“Trust is the foundation of a healthy relationship”. We have heard the saying time and again, “Without trust, you have nothing”. Trust is the glue that holds relationships together. It makes us feel safe and allows us to be vulnerable, connect and rely on our partner. As an unspoken code of honour, it is naturally given at the start of a relationship until proven otherwise. It becomes more profound as the relationship grows, but it disrupts the entire connection when the trust is broken.
Betrayal can come in many forms, such as dishonesty, disloyalty, cheating, or withholding information. One of the most significant challenges couples experience is coping with feelings of betrayal and rebuilding trust when it has been broken. Depending on the circumstances, the betrayal doesn’t necessarily mean the end of the relationship. For some, rebuilding the trust can make their relationship stronger. When both partners agree to continue with the relationship, the trust can be rebuilt with enough time and with the correct tools. It will not happen overnight, and it will require commitment, but with transparency, patience, effort, forgiveness, and understanding, your relationship will survive.
For a relationship to move forward after betrayal, it is essential for you to re-establish trust with yourself and your partner. Although there is no one-size-fits-all guide to restoring trust in a relationship, the steps below might serve as a basic outline for a starting point.
Pointers to rebuild Trust in your relationship:
- Take ownership of your betrayal.
Acknowledge and discuss your betrayal. Offer a genuine apology and accept responsibility for your actions. Be open, honest and answer all questions your partner might have, but do not divulge all the detail when it comes to infidelity. The visual information will leave a lasting scar on their mind. Make sure your partner feels heard and validated. Listen with empathy and show remorse. Don’t become defensive or try and rationalize your betrayal. Own up to your mistake. Allow space and grace for your partner to express their hurt and disappointment in your actions.
- Forgive yourself and the other person.
When you are betrayed, you tend to generate irrational explanations of why the situation happened. You find fault with yourself or blame yourself. “If I were a better partner, this would not have happened”; “If I trusted my gut, I could have prevented this situation”. Self-forgiveness is a vital process in rebuilding trust with your partner. It requires self-compassion and understanding that your partners’ actions are not reflections of your self-worth. Even with your flaws, you still deserve to be treated well.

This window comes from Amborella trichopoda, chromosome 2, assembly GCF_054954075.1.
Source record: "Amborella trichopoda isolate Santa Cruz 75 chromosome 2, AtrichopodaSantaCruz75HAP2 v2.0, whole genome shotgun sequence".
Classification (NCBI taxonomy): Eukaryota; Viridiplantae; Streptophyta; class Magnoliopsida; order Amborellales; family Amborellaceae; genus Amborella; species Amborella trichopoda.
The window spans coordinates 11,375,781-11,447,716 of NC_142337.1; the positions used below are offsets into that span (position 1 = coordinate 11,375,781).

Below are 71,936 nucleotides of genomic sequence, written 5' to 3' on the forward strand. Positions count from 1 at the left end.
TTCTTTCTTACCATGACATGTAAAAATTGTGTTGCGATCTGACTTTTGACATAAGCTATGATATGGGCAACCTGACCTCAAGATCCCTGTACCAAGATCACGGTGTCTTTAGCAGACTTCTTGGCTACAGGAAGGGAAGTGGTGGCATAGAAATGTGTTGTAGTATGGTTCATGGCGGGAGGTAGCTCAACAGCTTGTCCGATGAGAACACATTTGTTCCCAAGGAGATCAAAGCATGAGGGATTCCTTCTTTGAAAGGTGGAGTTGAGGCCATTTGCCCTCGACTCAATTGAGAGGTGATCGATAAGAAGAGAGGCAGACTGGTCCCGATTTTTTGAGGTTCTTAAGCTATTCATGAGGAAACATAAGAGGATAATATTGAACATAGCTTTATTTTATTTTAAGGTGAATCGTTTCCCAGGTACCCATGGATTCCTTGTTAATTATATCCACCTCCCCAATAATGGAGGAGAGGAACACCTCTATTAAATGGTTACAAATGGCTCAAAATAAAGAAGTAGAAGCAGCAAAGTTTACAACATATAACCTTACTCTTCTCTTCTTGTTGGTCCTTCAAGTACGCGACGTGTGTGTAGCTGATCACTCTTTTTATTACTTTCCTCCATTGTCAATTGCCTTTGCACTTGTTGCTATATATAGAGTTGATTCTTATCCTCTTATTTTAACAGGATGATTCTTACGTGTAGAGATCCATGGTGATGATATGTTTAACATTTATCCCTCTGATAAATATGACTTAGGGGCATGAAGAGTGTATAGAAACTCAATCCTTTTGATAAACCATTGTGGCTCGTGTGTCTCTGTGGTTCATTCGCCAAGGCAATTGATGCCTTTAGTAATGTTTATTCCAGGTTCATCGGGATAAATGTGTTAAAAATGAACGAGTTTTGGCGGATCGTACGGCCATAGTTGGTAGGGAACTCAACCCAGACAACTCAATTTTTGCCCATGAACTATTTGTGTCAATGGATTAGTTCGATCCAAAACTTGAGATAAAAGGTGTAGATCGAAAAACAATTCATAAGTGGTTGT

If you cannot forgive your partner, it will be impossible to move forward in your relationship. By forgiving them, it does not mean you are letting them off the hook or accepting their behaviour, but you are releasing the emotional charge of the situation. By putting things in perspective and looking at the bigger picture, you can move your focus from the incident onto remembering their good qualities and traits. Acknowledge that we are all human that has flaws and makes mistakes.
- Trust yourself and the other person.
It is nearly impossible to trust someone else if you can’t trust yourself. After a betrayal, you might live in fear that you will not cope should this situation happen again. You might not trust that you will be okay to move on and still live a happy, fulfilling life without your partner. The fear of being hurt and humiliated again will be overwhelming, but you need to trust your gut that you will survive. Some people fear that leaving their unfaithful partner will impact their lives negatively and that they will not be able to cope without them. Believe in your strength and know that you will be okay should you decide to leave your partner or should the same situation repeat itself. Should you struggle to trust yourself, consider working with a professional to help you rediscover your strengths.
You need to start trusting your partner again, even if, in the initial, it’s starting with small things. Assess the situation and decide to move forward if you are able to trust your partner again. Does your partner take responsibility and accountability for their actions? Do they show genuine remorse? Does this person act with integrity in other areas of their life? Were there specific circumstances that played a role, or does this betrayal reflect their overall character? Have they broken trust before in a similar way? Is there more good or bad in the relationship in the bigger picture? Will this person act in the relationship’s best interest, or will this person take the relationship for granted?
If the answers to the questions affirm the positive, you have the choice whether or not to accept the person’s flaws and try and trust them again. There are no guarantees, and only time will tell whether trust is deserved. Withholding trust will harm your relationship and prevent you from emotionally reconnecting with your partner.